KARAM SINGH (1884-1930), pioneer of modern research in Sikh history, was born, on 18 March 1884, the son of Jhanda Singh, Dhillon Jat , and Mai Bishan Kaur at Jhabal village, 15 km west of Tarn Taran in Amritsar district of the Punjab. The family which claimed descent from Bhai Larigah, a prominent Sikh contemporary of Guru Arjan and Guru Hargobind, later shifted to Chakk No. 29Janubi in Shahpur (Sargodha) district where Jhanda Singh, on his retirement as dafadar (sergeant) from Risala Awwal (1st Cavalry), was granted 50 acres of land in the newly opened Lower Jehlum canal colony. Having received his primary education at Jhabal, Karam Singh attended the village school and went on to matriculate from the Khalsa Collegiate School, Amritsar, and joined the Khalsa College, but left before taking a degree, devoting himself to his life’s passion — research in the history of the Punjab. The beginning of the 20th century in the Punjab was marked by frequent visitations of the plague epidemic which were taking a heavy toll of life. Karam Singh, who considered oral history an important tool of research, left off studies in December 1905, only four months before the final examination for graduation, immediately to meet some of the old men still living who had been witness to the happenings in the Punjab under Sikh rule, and record their testimony. In 1907, he made out plans to go to Mecca and Baghdad in order to gather information about Guru Nanak’s visit to those places four centuries earlier and joined a hajj party disguised as a Muslim (for no nonMuslim could make that pilgrimage), but had to return from Baghdad.

Karam Singh now started publishing the results of his researches. The traditionalist school opposed his critical and scientific approach with the result that the young historian enjoyed no patronage and found himself in financial straits. In his effort to be economically independent, he put to use his knowledge of the ayurvedic (indigenous Indian) system of medicine and opened an apothecary’s shop, SaiiyasI Ashram, at Sargodha. In 1910 one of his friends, Pandit Javala Siiigh, took him to Patiala where with the help of Sardar (later Sir) jogendra Singh, then home minister of that state, Karam Siiigh was appointed State Historian. Here he wrote a biography of Baba Ala Siiigh (1691-1765), the founder of Patiala state, and also prepared Punjabi readers for school children. In 192122, he took on lease afairly jyide tract of land in Naya Gaori village in Nainital district of Uttar Pradesh where he experimented farming with the help of modern mechanical implements, but not at the cost of his research. He continued to visitpublic libraries at distant places such as Patiala, Budauii, Darbhaiiga, Allgarh and Calcutta, and took extensive notes from books and manuscripts bearing on Sikh history. A large number of these notes were published in Phulvdn, a Punjabi monthlyjournal, during 1928-30. He himself edited the Sikh Itihas Number, January 1930, of the magazine. Earlier, on 22 December 1929, at a meeting held at the Akal Takhl, Amritsar, was established the Sikh Historical Society of which Karam Siiigh Historian (epithet popularly suffixed to his name) had been appointed secretary. At the same time the management of Khalsa College, Amritsar, planned to set up a department of historical research under Karam Siiigh. But he was taken ill with tuberculosis. In August 1930 he had a severe attack of malaria. He was removed from Naya Gaori to Tarn Taran for treatment, but an attack of pneumonia soon after reaching there hastened the end which came on 10 September 1930.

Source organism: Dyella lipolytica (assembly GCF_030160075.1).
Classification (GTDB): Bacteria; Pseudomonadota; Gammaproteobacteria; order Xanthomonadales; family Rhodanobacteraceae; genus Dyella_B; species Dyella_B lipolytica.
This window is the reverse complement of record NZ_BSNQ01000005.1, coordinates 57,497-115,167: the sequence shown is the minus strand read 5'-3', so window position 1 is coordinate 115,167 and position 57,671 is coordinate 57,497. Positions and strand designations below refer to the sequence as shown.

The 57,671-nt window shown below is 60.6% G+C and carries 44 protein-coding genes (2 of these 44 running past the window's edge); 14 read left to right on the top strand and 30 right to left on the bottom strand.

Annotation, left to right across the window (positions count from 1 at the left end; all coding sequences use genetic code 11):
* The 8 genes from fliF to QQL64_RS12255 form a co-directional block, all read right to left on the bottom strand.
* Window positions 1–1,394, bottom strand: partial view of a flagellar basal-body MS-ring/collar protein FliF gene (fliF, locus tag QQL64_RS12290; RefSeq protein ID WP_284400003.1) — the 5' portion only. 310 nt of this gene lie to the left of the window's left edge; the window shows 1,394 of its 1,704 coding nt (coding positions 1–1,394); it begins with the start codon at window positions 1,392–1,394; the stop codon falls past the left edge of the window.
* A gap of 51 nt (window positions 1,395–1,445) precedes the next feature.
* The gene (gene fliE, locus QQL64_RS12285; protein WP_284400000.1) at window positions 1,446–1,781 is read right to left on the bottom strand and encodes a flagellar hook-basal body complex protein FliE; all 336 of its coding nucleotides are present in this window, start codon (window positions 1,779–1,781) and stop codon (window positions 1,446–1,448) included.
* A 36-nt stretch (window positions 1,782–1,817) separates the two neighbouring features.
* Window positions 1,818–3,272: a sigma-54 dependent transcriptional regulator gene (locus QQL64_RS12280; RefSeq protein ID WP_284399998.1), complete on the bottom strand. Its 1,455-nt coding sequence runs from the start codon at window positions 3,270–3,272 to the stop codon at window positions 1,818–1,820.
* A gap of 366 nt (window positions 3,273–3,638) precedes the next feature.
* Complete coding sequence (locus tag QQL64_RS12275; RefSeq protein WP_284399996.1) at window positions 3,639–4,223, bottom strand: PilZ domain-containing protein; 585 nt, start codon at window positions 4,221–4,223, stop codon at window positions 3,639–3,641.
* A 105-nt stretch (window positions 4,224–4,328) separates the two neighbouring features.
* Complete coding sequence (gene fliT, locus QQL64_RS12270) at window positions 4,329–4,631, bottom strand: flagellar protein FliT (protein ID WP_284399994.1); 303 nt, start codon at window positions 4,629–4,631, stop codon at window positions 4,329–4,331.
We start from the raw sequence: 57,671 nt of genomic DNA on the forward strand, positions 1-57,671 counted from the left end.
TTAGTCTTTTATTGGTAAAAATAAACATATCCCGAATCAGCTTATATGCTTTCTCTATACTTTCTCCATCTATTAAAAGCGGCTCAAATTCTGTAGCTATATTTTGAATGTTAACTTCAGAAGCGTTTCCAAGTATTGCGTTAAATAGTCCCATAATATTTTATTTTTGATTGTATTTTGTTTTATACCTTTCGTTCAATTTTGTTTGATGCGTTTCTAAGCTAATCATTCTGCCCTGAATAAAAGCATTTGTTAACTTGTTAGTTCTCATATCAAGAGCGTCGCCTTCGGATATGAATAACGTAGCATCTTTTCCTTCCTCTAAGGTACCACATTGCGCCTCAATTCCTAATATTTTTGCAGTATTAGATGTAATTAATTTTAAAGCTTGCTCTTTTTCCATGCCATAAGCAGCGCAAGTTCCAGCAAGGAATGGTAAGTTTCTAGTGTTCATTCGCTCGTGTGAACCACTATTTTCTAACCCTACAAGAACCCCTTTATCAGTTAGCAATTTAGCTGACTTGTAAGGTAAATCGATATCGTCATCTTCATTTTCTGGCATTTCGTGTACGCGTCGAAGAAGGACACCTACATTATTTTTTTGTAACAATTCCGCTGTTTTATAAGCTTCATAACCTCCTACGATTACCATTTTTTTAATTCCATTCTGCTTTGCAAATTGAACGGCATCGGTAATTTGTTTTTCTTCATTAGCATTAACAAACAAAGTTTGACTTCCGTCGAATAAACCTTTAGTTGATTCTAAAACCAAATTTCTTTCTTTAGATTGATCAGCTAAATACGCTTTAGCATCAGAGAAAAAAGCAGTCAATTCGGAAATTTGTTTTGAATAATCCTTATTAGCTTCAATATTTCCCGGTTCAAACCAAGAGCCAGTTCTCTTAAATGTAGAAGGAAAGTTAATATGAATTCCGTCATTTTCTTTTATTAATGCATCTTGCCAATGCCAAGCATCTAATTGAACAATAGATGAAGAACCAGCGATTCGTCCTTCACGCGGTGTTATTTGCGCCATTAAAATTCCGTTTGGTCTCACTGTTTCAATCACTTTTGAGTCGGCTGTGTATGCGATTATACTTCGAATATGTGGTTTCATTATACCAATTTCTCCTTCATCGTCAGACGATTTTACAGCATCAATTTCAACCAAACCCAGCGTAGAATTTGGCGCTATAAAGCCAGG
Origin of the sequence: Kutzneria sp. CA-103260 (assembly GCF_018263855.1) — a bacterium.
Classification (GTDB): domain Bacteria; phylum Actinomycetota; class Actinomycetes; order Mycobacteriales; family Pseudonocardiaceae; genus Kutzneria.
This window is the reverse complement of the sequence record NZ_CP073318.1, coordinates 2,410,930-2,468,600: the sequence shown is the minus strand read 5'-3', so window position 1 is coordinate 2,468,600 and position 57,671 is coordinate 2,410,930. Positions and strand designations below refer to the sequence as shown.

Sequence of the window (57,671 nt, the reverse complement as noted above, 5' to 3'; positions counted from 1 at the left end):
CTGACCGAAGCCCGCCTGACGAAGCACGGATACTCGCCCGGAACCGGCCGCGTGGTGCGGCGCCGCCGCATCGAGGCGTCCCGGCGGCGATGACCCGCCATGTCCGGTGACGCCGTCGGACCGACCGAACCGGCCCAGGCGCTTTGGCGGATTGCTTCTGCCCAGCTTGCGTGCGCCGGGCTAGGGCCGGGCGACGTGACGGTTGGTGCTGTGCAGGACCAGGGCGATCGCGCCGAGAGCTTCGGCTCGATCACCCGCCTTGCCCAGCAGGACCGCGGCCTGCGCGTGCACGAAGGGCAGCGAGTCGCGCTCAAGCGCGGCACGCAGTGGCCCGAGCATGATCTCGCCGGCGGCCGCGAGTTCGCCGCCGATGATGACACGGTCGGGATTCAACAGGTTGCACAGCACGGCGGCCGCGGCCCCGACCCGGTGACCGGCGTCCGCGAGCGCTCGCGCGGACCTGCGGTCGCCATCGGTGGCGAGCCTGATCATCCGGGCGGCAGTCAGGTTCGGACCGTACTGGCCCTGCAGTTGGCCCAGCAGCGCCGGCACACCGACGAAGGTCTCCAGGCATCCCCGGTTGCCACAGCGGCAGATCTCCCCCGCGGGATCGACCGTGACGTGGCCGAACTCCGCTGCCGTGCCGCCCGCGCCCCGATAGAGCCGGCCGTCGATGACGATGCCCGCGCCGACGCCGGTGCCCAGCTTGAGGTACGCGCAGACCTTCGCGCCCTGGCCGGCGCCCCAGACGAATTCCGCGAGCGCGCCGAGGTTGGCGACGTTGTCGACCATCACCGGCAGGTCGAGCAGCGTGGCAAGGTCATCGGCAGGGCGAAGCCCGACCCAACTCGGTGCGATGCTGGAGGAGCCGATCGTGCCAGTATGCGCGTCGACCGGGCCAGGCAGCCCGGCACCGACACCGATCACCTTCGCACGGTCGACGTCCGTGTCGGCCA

A work which marked a turning point in Sikh historiography and which is typically illustrative of Karam Singh’s method of analysis was his Kattak ki Visdkh (n.d., republished, Patiala, 1912) in which he subjects the Janam Sakhi materials to critical scrutiny and arrives at the conclusion that Guru Nanak was born in the month of Baisakh (April) and not, as traditionally believed, in Kattak (October-November) . Among his other published works besides numerous articles in the Phulvari, are Jivan Britdnt Banda Bahadur (1907) , Jivan Srimati Bibi Sadd Kaur Ji (1907), Bun Harndm Kaur ft (1907), Jivan Birtdnt Maharaja Ala Singh (n.d., republished, Tarn Taran, 1918); Kes ate Sikkhi (n.d.); Gurpurb Nirnaya (n.d.); Chitlhidn te Prastdv (1923); Banda Kaun Si {n.d.) an d A mar Khdlsd (1932). The Shiromani Gurdwara Parbandhak Committee has brought out a collection of his works under the title Karam Singh Historian di Itihasik Khoj.


  • Grover, Bhupinder Singh, Karam Singh Historian: Jiwan
  • Rachna. Patiala, 1986 y. Phulvari, Sikh Itihas Number, January 1030 3. Gurmali Mishnari. New Delhi, October 1979
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